erty representing the value of the stock was the same, and the only change was that each stockholder held two certificates, representing in the aggregate and in theory the same stock value as previously had been represented by one certificate. It was held in that case that such stock dividend was not equivalent, for the purposes of income tax, to the payment of a dividend in property or in cash, and was not to be taxable as income under Act Sept. 8, 1916, SS 1, 2, and 3 (Comp. St. $$ 6336a-6336c).

The plaintiffs in the present action rely upon the case of In re Fechheimer Fishel Co., 212 Fed. 357, 129 Ć. Č. A. 33, which holds that debenture bonds, having the characteristic features of preferred stock, are, from the standpoint of creditors of the corporation, when the corporation becomes insolvent, no different than such preferred stock. It would follow from this that, for the purpose of liquidation or dissolution of the corporation, or for consideration in insolvency or bankruptcy proceedings, such debenture holders would not rank as general creditors.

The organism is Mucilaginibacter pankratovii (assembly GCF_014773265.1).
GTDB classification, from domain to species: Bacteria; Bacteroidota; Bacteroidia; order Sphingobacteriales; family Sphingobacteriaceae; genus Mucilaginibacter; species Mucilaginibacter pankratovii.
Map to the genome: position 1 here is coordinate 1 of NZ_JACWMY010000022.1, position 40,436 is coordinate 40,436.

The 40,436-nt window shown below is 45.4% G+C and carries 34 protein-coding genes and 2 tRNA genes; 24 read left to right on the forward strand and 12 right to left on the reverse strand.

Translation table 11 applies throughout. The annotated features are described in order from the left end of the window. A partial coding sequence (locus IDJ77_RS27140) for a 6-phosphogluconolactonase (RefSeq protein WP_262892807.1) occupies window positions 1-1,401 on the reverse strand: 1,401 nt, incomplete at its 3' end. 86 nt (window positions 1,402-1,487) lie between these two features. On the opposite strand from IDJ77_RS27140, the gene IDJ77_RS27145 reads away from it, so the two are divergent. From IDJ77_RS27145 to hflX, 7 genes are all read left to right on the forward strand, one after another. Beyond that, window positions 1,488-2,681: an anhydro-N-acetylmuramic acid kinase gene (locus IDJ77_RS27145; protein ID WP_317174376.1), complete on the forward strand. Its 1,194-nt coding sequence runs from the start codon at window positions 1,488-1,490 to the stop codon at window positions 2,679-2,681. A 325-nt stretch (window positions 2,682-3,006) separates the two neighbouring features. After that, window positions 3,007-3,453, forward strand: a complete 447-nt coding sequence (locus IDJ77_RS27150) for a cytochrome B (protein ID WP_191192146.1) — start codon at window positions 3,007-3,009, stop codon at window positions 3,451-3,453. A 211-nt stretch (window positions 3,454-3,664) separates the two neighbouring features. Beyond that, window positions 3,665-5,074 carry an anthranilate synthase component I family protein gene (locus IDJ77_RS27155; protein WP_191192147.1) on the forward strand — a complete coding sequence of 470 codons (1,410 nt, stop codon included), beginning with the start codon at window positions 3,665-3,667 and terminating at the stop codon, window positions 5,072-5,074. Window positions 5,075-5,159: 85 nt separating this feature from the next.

Plaintiffs also cite the case of Cass v. Realty Securities Co., 148 App. Div. 96, 132 N. Y. Supp. 1074, which held that bonds having a definite date and conditioned as were the debenture bonds in the present action were for the purposes under consideration in that case equivalent to preferred stock, and should not be considered as bonds in the usual meaning of that word. It has been held in Peabody v. Eisner, 247 U. S. 347, 38 Sup. Ct. 546, 62 L. Ed. 1152, that a dividend of shares in another corporation is taxable as income of the corporation owning the shares and distributing it as a dividend in specie rather than in money.